Efficiency v. Effectiveness v. Innovation: Why Draw Lines?

There’s a quiet debate among legal pundits that’s often played out on social media sites such as Twitter, one that probably not too many people pay attention to. It’s almost an ancillary argument to the “traditional” way of billing for legal services, but it a debate that I believe cuts to the heart of value and innovation in our profession.

On the one side is the “effectiveness” argument, and one of the most outspoken voices on the topic is Ron Baker of California-based VeraSage Institute. Mr. Baker is a proponent of the death of the billable hour, and frames many of his opinions regarding legal value with the “effectiveness trumps efficiency” argument. If you’re on Twitter, I would encourage you to follow Mr. Baker.

Another proponent of the demise of the billable hour is Pat Lamb of Chicago-based Valorem Law Group – you might recognize Pat from recent 'New Normal' posts on the subject on the ABA Journal website. In a blog post over the weekend, Pat addressed the notion that effectiveness comes at the sacrifice of efficiency, and that the pursuit of efficiency stifles innovation. Pat says it all very well, but I’d like to tack on a couple of thoughts.

When undertaken properly, the search for efficiency can undoubtedly lead to innovation. We see it firsthand when we look at the processes of our clients; how they manage their legal work, who touches the documents, if there are better ways to allocate resources, where money can be saved and work can be handled better, as well as many other factors. We put a new plan into action and, as the process evolves, we look at how our attorneys are working, if the quality (or “effectiveness”) is meeting or exceeding expectations, and how we can do even better work in more efficient ways. As long as the goal is better effectiveness, the search for efficiency can certainly lead to innovation.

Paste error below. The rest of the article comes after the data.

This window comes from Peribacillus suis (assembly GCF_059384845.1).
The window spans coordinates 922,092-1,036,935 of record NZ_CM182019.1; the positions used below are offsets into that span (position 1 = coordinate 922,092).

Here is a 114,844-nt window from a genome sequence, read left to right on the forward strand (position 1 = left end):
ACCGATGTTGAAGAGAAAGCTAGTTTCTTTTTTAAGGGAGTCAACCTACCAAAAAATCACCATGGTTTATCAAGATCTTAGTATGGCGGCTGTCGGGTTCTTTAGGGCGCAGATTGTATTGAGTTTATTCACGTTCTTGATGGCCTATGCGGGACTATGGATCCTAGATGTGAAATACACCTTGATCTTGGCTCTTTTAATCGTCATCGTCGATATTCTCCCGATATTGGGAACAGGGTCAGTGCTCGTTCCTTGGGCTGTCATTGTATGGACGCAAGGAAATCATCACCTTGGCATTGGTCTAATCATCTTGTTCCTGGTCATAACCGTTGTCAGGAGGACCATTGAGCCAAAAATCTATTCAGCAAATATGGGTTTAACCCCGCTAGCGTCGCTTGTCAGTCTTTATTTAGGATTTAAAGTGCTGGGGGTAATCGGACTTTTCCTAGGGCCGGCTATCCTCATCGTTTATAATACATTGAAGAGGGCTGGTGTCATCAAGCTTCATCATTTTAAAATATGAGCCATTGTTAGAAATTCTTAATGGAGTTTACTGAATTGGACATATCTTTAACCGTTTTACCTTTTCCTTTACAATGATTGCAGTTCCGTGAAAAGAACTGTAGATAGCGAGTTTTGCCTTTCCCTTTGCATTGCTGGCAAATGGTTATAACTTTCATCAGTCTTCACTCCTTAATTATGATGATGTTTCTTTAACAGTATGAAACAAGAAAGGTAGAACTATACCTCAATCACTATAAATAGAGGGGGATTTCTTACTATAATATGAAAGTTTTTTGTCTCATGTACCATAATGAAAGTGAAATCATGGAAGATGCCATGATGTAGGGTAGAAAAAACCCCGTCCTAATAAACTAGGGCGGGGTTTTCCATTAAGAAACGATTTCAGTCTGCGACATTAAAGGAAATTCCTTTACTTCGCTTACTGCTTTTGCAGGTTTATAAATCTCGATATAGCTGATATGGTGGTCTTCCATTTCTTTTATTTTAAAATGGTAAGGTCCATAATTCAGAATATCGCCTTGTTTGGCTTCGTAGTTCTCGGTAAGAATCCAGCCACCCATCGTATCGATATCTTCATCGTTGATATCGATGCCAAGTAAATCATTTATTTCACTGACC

A huge target for this is the multiple-level review of documents in the e-discovery process. A common practice is for a team of attorneys to handle a first-level review of the documents and then for outside counsel to re-review a certain percentage of these documents. This process is almost always ripe for efficiency, especially considering the cost of the law firm’s review of the documents. But is it effective for the lawyers trying the case to only see a select portion of the documents?

That’s sometimes a contentious subject, but with a thorough quality control process, adept use of technology platforms and experienced attorneys conducting the initial review (especially those with deep experience litigating cases both small and large), it’s become clear to us that outside counsel often needs to review decreasingly fewer documents. The key is to build an effective QC process alongside outside counsel, part of which includes having senior people on the review team who have a solid understanding of the case and who work closely with outside counsel; they understand what outside counsel is looking for to win the case and can build a process to feed them the right documents. In practice, with each ensuing matter these issues become both more efficient and more effective, but it takes a certain level of innovation to design and implement the process.

So yes, I strongly believe the search for efficiency can lead to better effectiveness AND innovation. In fact, I think efforts in any of the three of these areas can benefit the others.
 

"Degrees of Freedom," Empowerment Make for Successful Discovery Teams

My thanks goes out to Sarah Randag of the ABA Journal for her January 28, 2011, Question of the Week (“Can Document Review Work Help You Grow As A Lawyer?”), in which she quoted from my previous blog entry. After reading the posted comments, it seems that there are several takeaway points to consider should one decide to work in the discovery arena:

  1. Jobs are what one makes of them.